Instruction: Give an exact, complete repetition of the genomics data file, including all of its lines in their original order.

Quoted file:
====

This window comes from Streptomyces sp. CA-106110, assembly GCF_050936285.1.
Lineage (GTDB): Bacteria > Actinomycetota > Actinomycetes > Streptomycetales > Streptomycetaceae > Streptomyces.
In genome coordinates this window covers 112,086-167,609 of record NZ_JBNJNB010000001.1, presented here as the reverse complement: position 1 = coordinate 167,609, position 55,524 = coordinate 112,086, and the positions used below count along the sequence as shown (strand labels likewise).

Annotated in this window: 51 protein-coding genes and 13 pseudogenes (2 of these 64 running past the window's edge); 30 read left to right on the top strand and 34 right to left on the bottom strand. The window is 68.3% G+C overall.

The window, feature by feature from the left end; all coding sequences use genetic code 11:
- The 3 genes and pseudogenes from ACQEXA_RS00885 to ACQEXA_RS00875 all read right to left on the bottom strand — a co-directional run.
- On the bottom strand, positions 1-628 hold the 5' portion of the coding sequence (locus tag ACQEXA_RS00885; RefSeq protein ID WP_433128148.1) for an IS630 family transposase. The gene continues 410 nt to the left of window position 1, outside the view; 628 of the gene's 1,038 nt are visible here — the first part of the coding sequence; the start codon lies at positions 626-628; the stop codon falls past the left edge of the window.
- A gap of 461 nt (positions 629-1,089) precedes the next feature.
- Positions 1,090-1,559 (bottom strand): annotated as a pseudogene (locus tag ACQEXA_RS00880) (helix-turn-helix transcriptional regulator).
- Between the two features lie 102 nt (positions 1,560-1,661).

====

This window comes from Streptomyces sp. CA-106110, assembly GCF_050936285.1.
Lineage (GTDB): Bacteria > Actinomycetota > Actinomycetes > Streptomycetales > Streptomycetaceae > Streptomyces.
In genome coordinates this window covers 112,086-167,609 of record NZ_JBNJNB010000001.1, presented here as the reverse complement: position 1 = coordinate 167,609, position 55,524 = coordinate 112,086, and the positions used below count along the sequence as shown (strand labels likewise).

Annotated in this window: 51 protein-coding genes and 13 pseudogenes (2 of these 64 running past the window's edge); 30 read left to right on the top strand and 34 right to left on the bottom strand. The window is 68.3% G+C overall.

The window, feature by feature from the left end; all coding sequences use genetic code 11:
- The 3 genes and pseudogenes from ACQEXA_RS00885 to ACQEXA_RS00875 all read right to left on the bottom strand — a co-directional run.
- On the bottom strand, positions 1-628 hold the 5' portion of the coding sequence (locus tag ACQEXA_RS00885; RefSeq protein ID WP_433128148.1) for an IS630 family transposase. The gene continues 410 nt to the left of window position 1, outside the view; 628 of the gene's 1,038 nt are visible here — the first part of the coding sequence; the start codon lies at positions 626-628; the stop codon falls past the left edge of the window.
- A gap of 461 nt (positions 629-1,089) precedes the next feature.
- Positions 1,090-1,559 (bottom strand): annotated as a pseudogene (locus tag ACQEXA_RS00880) (helix-turn-helix transcriptional regulator).
- Between the two features lie 102 nt (positions 1,560-1,661).